Within a few hours, you can go from lush jungle to a peaceful beach to a stunning mountain peak. Blessed with natural beauty islandwide and paired with a rich culture, Sri Lanka is a global tourist destination. It’s a fact that we take pride in, as the hospitality industry was among the nations top-performing until the pandemic. But even before the lockdown, it was an industry filled with challenges. During the June 2020 edition of F’Up Fridays brought to you by Hatch and ReadMe, we saw two entrepreneurs sharing their stories of unusual challenges and building thriving startups that are weathering the storm the industry is currently going through.
The secret ingredient for success: Hiring the right people
The first speaker of the day was the Co-Founder of Cafe Kumbuk, Shana Dandeniya. Growing up in the UK having studied advertising, she moved to Sri Lanka 5 years ago. She knew little about the hospitality industry but was determined to open a cafe. “It was a sink or swim situation and I’ve been swimming ever since,” said Shana looking back on the decision. Her mother assisted in the early days in setting up Kumbuk. Since then it’s evolved into a family business where everyone’s involved and creating a support system as well. In turn, helping everyone weather the challenges of running a business. Shana admits there can be challenges working with family. However, they’ve learned to set boundaries as to when they can and cannot discuss work.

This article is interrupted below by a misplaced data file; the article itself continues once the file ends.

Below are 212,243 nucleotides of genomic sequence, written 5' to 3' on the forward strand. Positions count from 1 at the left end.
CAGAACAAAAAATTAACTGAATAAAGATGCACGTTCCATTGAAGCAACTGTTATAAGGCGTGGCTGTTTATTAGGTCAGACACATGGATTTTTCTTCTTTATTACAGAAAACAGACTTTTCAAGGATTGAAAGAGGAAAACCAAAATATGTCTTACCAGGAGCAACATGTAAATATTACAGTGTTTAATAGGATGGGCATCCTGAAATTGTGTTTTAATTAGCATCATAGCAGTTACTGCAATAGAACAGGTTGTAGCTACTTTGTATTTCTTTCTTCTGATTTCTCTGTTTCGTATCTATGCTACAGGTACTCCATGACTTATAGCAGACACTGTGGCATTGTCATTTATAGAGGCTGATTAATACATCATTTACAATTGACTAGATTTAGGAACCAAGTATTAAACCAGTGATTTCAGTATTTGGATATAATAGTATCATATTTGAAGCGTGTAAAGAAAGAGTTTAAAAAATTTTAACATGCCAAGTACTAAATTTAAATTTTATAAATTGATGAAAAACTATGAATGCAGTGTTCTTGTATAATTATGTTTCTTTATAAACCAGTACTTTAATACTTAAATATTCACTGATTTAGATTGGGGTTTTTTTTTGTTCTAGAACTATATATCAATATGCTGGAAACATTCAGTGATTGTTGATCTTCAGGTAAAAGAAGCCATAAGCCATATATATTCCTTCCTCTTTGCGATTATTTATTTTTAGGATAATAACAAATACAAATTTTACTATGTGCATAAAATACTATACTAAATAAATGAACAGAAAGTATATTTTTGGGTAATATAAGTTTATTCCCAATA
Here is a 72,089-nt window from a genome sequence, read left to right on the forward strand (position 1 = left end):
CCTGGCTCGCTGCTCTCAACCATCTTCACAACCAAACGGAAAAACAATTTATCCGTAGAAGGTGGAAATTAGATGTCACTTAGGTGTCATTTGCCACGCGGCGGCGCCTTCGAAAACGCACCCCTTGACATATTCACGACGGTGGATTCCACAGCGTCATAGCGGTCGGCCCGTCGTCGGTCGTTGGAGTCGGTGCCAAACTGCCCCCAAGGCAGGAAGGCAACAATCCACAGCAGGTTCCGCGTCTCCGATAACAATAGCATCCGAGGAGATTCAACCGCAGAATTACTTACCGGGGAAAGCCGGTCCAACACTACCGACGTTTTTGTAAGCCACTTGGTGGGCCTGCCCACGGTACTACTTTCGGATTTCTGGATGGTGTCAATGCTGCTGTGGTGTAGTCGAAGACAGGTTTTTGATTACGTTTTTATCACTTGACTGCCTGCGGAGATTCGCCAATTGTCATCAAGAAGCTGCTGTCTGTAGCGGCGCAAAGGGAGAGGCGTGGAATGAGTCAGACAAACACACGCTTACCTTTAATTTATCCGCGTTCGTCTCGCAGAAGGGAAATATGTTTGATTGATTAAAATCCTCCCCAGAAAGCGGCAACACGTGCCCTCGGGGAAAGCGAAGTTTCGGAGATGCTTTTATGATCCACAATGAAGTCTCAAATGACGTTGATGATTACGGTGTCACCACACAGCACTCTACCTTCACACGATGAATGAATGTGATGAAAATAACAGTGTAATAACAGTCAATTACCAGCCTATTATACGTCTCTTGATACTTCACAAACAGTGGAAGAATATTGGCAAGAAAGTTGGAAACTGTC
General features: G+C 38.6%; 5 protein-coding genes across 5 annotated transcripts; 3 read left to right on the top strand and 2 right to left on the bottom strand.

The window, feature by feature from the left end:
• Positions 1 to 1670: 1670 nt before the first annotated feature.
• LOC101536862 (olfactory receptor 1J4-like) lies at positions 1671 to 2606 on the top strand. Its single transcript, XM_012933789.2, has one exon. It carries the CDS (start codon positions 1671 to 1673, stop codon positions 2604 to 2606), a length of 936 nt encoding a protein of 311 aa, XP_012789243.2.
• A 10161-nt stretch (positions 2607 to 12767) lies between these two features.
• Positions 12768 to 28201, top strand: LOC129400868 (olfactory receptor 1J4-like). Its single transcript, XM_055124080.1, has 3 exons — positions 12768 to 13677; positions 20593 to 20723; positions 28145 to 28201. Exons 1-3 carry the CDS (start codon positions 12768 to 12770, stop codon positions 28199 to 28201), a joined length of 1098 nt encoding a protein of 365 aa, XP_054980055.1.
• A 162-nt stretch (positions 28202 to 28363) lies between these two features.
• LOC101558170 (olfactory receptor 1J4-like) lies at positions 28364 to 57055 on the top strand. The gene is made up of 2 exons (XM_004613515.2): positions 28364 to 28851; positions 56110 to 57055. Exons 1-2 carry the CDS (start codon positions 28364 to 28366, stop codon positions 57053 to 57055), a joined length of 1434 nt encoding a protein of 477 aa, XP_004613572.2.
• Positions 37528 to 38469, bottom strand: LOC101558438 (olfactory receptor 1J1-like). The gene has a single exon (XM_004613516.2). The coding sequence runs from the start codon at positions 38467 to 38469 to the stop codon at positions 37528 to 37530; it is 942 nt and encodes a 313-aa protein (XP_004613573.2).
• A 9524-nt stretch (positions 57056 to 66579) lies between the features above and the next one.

Moving on to share her biggest challenges, Shana said it was hiring. Coming from the UK, she learned there was much to learn about the local working culture and the restaurant industry itself. Originally, she assumed all that was needed was a chef and someone managing the front desk. Meeting the applicants, Shana realized, “I never hired anyone before.” Previously, she had always been on the other side of the interviewing table. Ultimately, from the initial set of applicants, she hired 10 of them.